Can Kelly curb Trump?

The new chief of staff is already exercising more control and authority in managing the White House. Five hours after he was sworn in as the White House’s new chief of staff, John Kelly took his first decision - firing Donald Trump’s last hire.

The downfall of Scaramucci less than two weeks after taking his position is a move that Republicans hope would bring some stability and normality to the presidency.

Ms Sanders said: “Anthony Scaramucci will be leaving his role as White House communications director.

“Mr Scaramucci felt it was best to give chief of staff John Kelly a clean slate and the ability to build his own team. We wish him all the best.”

The drama-free statement stood in contrast with the ten-day period of chaos and hyperbole that Mr Scaramucci brought to the job since he entered the building on July 21. Ironically, Mr Scaramucci was hired based on the recommendation of Mr Trump’s daughter Ivanka and son-in-law Jared to bring some order and a smoother flow to the president’s message according to The New York Times.

In that short period, Mr Scaramucci helped oust three aides, among them former chief of staff Mr Priebus; launched a foul-mouthed attack against two senior officials; called a journalist elitist; and threatened “to fire everybody.”

Mr Scaramucci’s own firing came at the request of Mr Kelly the Times said, and while Mr Trump was initially pleased with his former aide’s flamboyant approach, he changed his mind over the weekend.

Josh Kraushaar, politics editor at The National Journal, said: “Mr Trump doesn’t like it when staffers overshadow him.

“At first Mr Trump found Anthony Scaramucci’s antics and criticism of Reince Priebus amusing but after time it was clear that Scaramucci was stealing the headlines from the president and embarrassing him and his administration.”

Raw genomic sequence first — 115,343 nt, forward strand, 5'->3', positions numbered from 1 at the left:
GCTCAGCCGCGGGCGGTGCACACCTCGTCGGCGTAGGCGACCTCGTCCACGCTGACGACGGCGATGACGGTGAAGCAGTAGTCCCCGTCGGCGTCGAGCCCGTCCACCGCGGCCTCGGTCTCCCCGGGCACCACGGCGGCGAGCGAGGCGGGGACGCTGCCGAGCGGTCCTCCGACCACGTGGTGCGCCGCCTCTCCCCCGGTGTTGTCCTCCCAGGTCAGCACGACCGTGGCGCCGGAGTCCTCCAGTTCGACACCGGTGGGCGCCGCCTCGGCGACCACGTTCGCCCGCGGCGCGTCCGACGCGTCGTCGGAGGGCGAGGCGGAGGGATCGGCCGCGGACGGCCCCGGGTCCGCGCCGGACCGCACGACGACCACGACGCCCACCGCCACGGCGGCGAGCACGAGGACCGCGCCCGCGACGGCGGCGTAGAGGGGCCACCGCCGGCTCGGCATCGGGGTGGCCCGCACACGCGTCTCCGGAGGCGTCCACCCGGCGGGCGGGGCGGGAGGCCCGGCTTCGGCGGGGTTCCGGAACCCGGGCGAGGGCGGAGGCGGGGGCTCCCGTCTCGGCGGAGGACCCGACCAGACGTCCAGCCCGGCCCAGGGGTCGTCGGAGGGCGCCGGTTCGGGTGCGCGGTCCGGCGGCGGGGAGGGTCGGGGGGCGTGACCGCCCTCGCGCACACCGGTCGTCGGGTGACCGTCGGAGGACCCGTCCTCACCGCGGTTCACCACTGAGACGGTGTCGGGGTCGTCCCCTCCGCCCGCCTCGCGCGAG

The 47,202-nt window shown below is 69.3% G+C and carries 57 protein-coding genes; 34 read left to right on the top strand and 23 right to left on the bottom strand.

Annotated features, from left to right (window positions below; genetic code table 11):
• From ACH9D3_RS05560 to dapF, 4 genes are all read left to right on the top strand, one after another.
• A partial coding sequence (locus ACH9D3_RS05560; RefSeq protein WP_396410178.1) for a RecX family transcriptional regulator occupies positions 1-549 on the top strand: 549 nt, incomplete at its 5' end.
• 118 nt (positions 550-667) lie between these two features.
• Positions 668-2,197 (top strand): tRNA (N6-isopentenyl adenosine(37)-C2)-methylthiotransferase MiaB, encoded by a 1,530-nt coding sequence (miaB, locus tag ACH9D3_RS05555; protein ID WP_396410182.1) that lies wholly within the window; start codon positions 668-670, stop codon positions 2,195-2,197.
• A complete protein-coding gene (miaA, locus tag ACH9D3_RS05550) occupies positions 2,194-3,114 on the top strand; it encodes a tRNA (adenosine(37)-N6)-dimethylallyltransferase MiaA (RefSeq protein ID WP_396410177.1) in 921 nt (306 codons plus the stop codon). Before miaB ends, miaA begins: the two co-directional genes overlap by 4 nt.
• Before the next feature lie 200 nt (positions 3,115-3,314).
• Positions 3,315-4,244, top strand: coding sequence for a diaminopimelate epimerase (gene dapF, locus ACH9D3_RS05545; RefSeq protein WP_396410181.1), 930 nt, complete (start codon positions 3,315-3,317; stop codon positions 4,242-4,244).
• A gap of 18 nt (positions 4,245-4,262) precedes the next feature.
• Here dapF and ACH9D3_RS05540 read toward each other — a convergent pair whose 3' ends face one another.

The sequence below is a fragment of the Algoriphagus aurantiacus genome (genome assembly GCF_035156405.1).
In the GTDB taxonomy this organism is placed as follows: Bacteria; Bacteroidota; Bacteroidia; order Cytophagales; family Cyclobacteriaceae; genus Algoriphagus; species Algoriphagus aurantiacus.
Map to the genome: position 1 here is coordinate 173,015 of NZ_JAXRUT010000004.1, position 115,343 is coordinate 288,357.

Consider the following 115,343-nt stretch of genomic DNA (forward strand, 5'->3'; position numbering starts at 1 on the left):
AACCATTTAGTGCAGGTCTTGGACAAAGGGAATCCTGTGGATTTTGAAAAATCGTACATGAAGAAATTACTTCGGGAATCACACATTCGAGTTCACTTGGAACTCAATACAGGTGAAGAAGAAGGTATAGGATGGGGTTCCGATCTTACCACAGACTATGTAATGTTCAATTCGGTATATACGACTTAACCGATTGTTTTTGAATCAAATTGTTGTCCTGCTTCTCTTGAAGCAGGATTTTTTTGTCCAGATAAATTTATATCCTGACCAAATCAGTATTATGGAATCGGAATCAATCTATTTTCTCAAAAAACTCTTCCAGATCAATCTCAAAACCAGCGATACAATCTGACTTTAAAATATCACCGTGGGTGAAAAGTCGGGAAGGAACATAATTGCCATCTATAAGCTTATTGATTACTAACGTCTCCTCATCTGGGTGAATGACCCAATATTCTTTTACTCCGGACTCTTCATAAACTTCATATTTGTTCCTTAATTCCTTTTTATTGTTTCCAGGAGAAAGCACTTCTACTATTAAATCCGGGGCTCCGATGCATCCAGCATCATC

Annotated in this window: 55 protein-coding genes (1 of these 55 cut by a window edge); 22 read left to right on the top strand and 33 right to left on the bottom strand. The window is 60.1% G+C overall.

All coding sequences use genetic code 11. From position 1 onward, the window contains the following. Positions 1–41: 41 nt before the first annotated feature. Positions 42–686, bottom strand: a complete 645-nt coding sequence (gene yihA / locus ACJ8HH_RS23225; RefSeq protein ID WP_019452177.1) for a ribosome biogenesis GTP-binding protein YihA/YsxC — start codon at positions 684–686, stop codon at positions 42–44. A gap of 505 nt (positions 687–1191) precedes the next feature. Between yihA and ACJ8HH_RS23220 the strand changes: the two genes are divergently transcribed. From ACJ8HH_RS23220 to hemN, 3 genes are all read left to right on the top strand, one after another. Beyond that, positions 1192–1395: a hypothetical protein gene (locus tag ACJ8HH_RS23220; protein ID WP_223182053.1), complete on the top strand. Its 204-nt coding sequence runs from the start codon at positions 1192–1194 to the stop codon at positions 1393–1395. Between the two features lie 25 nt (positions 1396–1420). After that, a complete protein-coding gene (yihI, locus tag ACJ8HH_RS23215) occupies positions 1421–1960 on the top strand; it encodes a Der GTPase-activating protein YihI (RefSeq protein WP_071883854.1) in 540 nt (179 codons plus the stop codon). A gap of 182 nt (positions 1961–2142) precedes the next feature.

Giving Mr Kelly, a former marine general, the power to choose his own team is “already more authority than Mr Trump gave to Reince Priebus” said Mr Kraushaar.

“There is clear hierarchy within this White House today, more than there was yesterday, we will see how long this will last.”

Mr Kelly, known for his no-nonsense approach, could help bring some normality and stability to the Trump ship after a rocky start and stumbles in Congress, Mr Kraushaar said. “Mr Trump’s affinity to generals and an empowered chief of staff” would be welcomed by Congress, he said.

Others, however, have said the problem is in the product, not in the package at the White House.

“There is scant reason to think that Kelly will have any more success in imposing discipline on a president who has been just as chaotic in government as he was in running his business,” Max Boot, a military historian and foreign policy expert, said in Commentary magazine.

“Will Kelly be able to stop Trump from tweeting or stop Ivanka Trump and her husband, Jared Kushner, from having “walk-in” privileges to the Oval Office?” asked Mr Boot. His answer: “the problem is that, quite simply, no staffer can tell the president of the United States what to do.”